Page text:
Dr. Donkoh says coaches, team parents and others who may offer your child a snack need to understand that juices, sodas, candies and sweet treats should be avoided. “Water, fruits and veggies are the best sports snacks,” he says. “And don’t be surprised if your child’s doctor adjusts his medicine to compensate the increased energy expenditure related to sports.”
Challenge 8: Cold and Flu Season
Getting sick is a part of childhood. But a common cold or the flu can wreak havoc on a type 1 diabetic’s blood sugar levels.
“It is strongly recommended that children with diabetes and other chronic diseases be immunized during flu season, as catching the flu can impact proper management of their condition,” says Dr. Donkoh.
And if your child does get sick whether they have had a flu shot or not, call the pediatrician. “A child’s doctor can offer advice on how to prevent dehydration and maintain proper nutrition as well as advise if a child needs to be seen in the emergency room,” says Dr. Donkoh.
Challenge 9. Maintaining Oral Health
A child’s gums can become red and inflamed when bacteria or plaque accumulates from lack of brushing, flossing or food debris removal. High blood glucose levels naturally promote the growth of bacteria associated with gingivitis and gum disease, making it imperative that kids with diabetes brush twice a day and floss daily, says Anastasia L. Turchetta, a registered dental hygienist in Kill Devil Hills, North Carolina. Maintaining healthy gums will result in managing healthy blood glucose levels for life.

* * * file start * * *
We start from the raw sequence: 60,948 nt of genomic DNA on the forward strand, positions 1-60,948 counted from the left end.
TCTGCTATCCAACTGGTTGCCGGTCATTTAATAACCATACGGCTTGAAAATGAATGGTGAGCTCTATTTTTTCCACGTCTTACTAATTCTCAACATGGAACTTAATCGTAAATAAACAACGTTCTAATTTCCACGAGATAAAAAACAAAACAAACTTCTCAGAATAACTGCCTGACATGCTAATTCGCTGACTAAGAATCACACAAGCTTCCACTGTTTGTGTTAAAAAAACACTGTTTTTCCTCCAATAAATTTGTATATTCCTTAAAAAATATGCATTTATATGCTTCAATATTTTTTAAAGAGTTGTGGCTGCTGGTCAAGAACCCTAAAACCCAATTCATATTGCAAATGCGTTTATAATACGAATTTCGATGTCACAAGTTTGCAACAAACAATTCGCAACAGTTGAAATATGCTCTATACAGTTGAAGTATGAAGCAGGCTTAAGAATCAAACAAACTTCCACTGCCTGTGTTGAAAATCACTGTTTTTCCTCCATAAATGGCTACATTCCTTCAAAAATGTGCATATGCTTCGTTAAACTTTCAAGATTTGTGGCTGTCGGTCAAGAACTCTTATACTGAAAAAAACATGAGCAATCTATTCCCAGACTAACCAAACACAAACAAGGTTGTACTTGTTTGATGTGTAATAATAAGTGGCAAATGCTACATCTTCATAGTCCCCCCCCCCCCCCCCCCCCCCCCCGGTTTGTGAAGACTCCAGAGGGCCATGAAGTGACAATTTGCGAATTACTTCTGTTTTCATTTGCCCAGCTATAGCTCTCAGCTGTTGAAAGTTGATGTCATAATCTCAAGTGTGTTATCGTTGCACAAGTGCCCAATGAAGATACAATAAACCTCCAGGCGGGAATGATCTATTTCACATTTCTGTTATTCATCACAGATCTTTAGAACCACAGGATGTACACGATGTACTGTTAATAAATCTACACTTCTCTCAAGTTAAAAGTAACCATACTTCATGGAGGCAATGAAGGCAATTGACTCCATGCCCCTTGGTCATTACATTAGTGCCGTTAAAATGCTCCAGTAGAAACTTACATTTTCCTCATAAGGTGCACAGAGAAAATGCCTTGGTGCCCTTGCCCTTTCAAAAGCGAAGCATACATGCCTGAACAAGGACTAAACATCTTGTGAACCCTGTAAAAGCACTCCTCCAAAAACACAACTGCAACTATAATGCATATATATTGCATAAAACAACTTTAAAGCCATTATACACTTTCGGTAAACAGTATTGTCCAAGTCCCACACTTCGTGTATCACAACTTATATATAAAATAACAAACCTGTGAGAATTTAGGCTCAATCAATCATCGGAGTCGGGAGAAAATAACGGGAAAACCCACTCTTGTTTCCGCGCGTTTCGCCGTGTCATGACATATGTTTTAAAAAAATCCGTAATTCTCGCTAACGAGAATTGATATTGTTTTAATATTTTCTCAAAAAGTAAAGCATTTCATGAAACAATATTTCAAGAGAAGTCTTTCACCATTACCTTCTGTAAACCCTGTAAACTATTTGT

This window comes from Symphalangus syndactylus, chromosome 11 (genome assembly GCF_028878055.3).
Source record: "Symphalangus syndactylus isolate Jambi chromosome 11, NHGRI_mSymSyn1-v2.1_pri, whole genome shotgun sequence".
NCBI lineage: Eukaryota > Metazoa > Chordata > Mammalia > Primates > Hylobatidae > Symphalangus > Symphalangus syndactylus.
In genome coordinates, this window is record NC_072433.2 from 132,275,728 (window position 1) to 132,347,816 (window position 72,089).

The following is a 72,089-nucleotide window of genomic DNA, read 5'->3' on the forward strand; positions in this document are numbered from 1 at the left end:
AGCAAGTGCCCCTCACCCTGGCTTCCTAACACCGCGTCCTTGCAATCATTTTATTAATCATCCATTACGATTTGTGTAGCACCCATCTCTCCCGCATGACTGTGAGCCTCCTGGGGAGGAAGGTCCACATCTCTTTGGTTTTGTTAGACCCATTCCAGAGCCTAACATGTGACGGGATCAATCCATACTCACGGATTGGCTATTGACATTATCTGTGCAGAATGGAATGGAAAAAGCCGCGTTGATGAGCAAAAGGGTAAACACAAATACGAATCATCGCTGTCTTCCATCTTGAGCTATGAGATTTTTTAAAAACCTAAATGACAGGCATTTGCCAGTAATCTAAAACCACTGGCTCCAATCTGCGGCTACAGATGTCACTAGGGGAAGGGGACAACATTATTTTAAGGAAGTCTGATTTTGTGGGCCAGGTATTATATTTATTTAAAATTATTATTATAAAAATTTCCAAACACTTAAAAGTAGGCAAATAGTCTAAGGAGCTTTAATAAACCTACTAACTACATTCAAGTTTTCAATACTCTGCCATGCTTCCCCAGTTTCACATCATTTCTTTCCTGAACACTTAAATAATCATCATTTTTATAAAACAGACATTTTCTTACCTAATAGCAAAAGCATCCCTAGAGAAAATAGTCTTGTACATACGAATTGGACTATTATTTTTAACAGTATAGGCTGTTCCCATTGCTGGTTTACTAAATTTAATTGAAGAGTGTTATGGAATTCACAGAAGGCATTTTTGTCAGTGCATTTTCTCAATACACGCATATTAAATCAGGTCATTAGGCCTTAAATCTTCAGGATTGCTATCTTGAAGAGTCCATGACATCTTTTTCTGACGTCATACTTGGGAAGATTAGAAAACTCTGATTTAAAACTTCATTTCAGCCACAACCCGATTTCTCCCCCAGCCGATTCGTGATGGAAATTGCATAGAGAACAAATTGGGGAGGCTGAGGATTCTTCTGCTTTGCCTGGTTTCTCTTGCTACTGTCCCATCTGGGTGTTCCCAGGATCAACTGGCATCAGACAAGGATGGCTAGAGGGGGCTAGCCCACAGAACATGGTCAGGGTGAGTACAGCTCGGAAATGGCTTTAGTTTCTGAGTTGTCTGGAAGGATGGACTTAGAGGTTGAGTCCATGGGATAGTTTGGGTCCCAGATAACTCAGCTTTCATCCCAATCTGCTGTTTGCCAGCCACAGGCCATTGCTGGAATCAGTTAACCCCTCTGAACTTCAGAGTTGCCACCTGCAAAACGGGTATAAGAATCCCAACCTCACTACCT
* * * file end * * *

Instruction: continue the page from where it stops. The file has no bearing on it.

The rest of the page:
But young kids or diabetics whose mouths are sensitive because of inflammation might sidestep proper brushing and flossing.
“Parents can encourage brushing by using age-appropriate toothpaste, electric toothbrushes and brushing together,” says Turchetta. “And don’t forget to visit the dental hygienist every 6 months and share blood glucose scores and A1Cs (a 3-month blood sugar average) with your child’s dental professional. This is important for maintaining optimum oral health and managing diabetes throughout life.”
Challenge 10. Risk-Taking and Limit-Testing
Adolescents are natural risk-takers and boundary pushers. In the quest to understand where — and how — they fit into the world around them and gain independence, they may experiment with foods’ effect on blood sugar or push back when it’s time to visit the doctor for a check-up.
Maintaining honest and open lines of communication will help. And be supportive. Acknowledge that living with diabetes can be a hassle, but the day-to-day “little things,” like daily testing and not taking food risks, will lead to greater rewards down the line in high school, college or beyond.
To learn more about type 1 diabetes or get more suggestions for helping your child manage the condition, visit the website for the American Diabetes Association.